More migrations, new destinations


"This is the busiest ‘labour-travel’ railway station in Orissa," says R.C. Behera, smiling. He is Station Manager at Berhampur, Ganjam, from where about 7,000 passengers travel out each day on average. Around 5,500 of those are ‘unreserved’ travellers – overwhelmingly labourers migrating for work in Surat and Mumbai.

Most of those aboard the Ahmedabad-Puri Express are normally bound for Surat. There are at least 25,000 headed for that city each month. Which means that in ‘normal’ times, there could be three lakh passengers out of this station headed that way each year. And that’s with only five trains weekly to Surat. Locals have long demanded a seven-day service.

That might not happen just now. The recession in the West has hit several textile units they work in as powerloom operators in Surat. It has also fractured the diamond industry there which employs a smaller percentage of Oriya workers. Large numbers have come back and the Ahmedabad-Puri Express empties itself at Berhampur, Ganjam’s main station. The "Sethu" project of the NGO Aruna which works "to bridge migrants from Ganjam and their homes" finds that the "Surat shock" is having a big fallout. "There are always lots of people coming and going at any time," says Lokanath Misra of Aruna. "But the number at home at this point is way above normal. We estimate some 50,000 are back who might find it difficult to return to the old employment."

The same project has surveyed Oriya workers in Surat and found "more than six lakhs of them living in 92 slums in that city. Of these, over four lakhs are from Ganjam." As elsewhere, one of the problems accompanying the migrants home is HIV Aids, something the NGO Aruna focuses on.

This been a high-migration district from British times, particularly after a great famine in the 1860s, and Ganjam’s migrant workers can be found at countless towns within India. But for two decades, the bulk of its labour force has gone to Surat. "It worked for our people," laughs Simachal Goud in Kamagada village of Aska block. The village has about 500 households and an estimated 650 migrants. "In Surat, unlike if we went down south, no education is required. In Surat we can make Rs. 250 a day." There is a tendency amongst many workers to slightly exaggerate their earnings in Gujarat. Not so much to impress us, says one local, as "to set their dowry rates higher. So Rs. 250 could mean Rs. 200." Yet, even the illiterate amongst them managed Rs. 170-180 a day. "Where can we get anything like that in Ganjam?" they ask.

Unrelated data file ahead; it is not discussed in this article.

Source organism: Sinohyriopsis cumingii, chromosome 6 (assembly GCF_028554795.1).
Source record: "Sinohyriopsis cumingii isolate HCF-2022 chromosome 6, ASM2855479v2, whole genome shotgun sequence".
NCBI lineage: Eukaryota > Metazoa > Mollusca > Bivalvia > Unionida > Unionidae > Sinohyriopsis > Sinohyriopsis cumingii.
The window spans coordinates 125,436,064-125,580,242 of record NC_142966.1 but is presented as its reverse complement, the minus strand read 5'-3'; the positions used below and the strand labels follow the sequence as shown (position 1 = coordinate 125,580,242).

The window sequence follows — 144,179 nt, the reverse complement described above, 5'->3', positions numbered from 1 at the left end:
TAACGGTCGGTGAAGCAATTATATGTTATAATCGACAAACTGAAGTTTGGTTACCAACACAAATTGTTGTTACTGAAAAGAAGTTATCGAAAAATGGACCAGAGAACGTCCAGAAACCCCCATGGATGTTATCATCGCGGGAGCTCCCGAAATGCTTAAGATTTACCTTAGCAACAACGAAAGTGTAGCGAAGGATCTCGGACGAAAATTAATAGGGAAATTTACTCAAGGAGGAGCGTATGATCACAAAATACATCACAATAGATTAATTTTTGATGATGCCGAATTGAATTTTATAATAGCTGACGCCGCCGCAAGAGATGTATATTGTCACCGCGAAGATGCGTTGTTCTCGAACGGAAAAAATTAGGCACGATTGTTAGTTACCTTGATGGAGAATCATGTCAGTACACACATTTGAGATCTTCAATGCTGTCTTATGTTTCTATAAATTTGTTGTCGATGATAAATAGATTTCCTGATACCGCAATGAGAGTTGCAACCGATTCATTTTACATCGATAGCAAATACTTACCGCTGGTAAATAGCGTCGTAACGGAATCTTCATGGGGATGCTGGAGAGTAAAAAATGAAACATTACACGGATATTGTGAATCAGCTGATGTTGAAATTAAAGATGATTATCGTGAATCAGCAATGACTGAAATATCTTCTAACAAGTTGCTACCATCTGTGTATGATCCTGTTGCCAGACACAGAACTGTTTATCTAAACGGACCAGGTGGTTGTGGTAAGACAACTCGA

This worry now grips the district. How will it absorb tens of thousands of these workers if they give up on Surat? District Collector V. Karthikeya Pandian, under whom Ganjam topped Orissa as the best performing district in the NREGS, recognises the seriousness of the problem. "Skilled labourers won’t be easy to absorb," he told The Hindu. Surely not in the NREGS, though that has embraced 1.5 lakh of the district’s 5 lakh families. In the villages, they agree with the Collector. "Not more than ten or 15 per cent of those coming back can return to agriculture," says Simachal Goud. "After years of working textiles or the gem industry for years, you simply cannot do that kind of work anymore."

The Collector hopes the upcoming Port expansion and Indo-Russian Titanium projects will help absorb many skilled workers. He however sees the mismatch in scale and numbers. The returning migrants are too many. He is hopeful, though, of increased investment in agriculture since the returnees have some money and do buy land.

The return of large groups has other effects, too. Group clashes over long dormant feuds has been one of these. A rise in some kinds of crime is another. Family disputes, alcoholism and other tensions are on the rise. And people have returned to a dismal job scenario. As Hindu correspondent Shib Kumar Das points out: "these are still on a low burn, thanks to the elections which kept everybody employed for two months. With those over, worse might follow. "

There might, of course, be new destinations. "You could find lots more of us going to other cities and towns in other states," says Achyutananda Gouda in Lathipada village. "Many already do. This trend will rise." He and his friends rattle off the names of at least 20 other cities outside of Gujarat that people from their village already go to. On Surat, Gouda says "It won’t die out. People will still try their luck there, but it will decline." A few believe some recovery is possible if and when government steps in to bail out the export-linked units.

A surprise destination often discussed here is — Kerala. But why Kerala? "Because," says a few who have been there, "there are jobs there those people won’t do. The minimum we’d get is Rs. 150 a day. There the work would be for eight hours with a lunch recess unlike Surat’s 12-hour shift without a break. You can also make the roughly the same amounts (i.e. Rs. 170-200) because you will surely get two hours of overtime. There’s no such thing in Surat. In Kerala, there are proper timings and a day off, the labour laws are strictly enforced (because the unions are strong). In Surat we are treated like dirt."

The money difference is fast shrinking, says Dukhi Shyam in Lathipada, who has operated looms in Surat for 14 years. "Now each of us handles six looms where earlier we managed four. That too is a way of cutting our wages."

Many ‘returnees’ do not like to see themselves as grounded at home base even if they suspect they are. Many speak of returning to Surat "in some months" and might well try their luck. Others are looking to newer venues. As one old cynic put it in Lathipada. "What is there to stay for? In this region you migrate when you’re weaned off breast milk." And return, his neighbour chips in, "when the hair on your head, if you have any left, is grey."

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